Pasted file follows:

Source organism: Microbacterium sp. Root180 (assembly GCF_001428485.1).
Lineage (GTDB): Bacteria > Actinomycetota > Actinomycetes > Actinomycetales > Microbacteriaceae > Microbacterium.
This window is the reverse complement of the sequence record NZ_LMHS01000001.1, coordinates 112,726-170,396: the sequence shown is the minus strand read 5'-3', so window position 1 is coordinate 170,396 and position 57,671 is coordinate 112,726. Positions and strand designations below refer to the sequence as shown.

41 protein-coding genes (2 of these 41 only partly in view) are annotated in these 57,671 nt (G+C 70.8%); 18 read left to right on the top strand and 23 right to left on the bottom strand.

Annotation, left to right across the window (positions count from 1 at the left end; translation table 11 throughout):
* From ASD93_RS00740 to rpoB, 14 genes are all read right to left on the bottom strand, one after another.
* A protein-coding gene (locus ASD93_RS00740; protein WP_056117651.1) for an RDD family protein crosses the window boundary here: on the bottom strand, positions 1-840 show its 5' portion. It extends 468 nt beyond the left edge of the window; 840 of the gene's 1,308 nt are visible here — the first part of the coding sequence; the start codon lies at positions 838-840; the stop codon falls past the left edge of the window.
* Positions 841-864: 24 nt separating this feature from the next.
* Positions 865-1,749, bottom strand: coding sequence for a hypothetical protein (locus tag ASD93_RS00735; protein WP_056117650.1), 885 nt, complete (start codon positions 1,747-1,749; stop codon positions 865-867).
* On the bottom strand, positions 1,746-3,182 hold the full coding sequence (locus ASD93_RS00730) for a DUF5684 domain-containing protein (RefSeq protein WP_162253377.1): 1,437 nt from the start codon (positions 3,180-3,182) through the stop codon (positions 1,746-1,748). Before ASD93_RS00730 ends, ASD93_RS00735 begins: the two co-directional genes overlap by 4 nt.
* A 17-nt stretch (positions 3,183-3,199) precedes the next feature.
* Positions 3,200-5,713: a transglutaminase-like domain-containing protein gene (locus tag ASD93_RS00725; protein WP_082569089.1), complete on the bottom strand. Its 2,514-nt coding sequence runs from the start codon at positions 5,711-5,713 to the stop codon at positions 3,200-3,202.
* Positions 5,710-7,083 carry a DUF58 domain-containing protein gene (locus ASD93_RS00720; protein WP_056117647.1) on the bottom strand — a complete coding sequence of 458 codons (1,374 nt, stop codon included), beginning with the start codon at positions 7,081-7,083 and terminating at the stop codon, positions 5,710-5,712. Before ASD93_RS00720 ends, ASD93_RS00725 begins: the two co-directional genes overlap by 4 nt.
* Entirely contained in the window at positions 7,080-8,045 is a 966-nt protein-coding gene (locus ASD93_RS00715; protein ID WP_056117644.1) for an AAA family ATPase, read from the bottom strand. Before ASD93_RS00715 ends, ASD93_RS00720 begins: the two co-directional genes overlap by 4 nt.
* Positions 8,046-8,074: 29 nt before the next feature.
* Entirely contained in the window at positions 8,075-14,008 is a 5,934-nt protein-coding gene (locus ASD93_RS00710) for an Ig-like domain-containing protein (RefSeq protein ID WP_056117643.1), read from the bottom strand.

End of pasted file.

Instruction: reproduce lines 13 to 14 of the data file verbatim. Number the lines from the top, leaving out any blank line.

* Positions 5,710-7,083 carry a DUF58 domain-containing protein gene (locus ASD93_RS00720; protein WP_056117647.1) on the bottom strand — a complete coding sequence of 458 codons (1,374 nt, stop codon included), beginning with the start codon at positions 7,081-7,083 and terminating at the stop codon, positions 5,710-5,712. Before ASD93_RS00720 ends, ASD93_RS00725 begins: the two co-directional genes overlap by 4 nt.
* Entirely contained in the window at positions 7,080-8,045 is a 966-nt protein-coding gene (locus ASD93_RS00715; protein ID WP_056117644.1) for an AAA family ATPase, read from the bottom strand. Before ASD93_RS00715 ends, ASD93_RS00720 begins: the two co-directional genes overlap by 4 nt.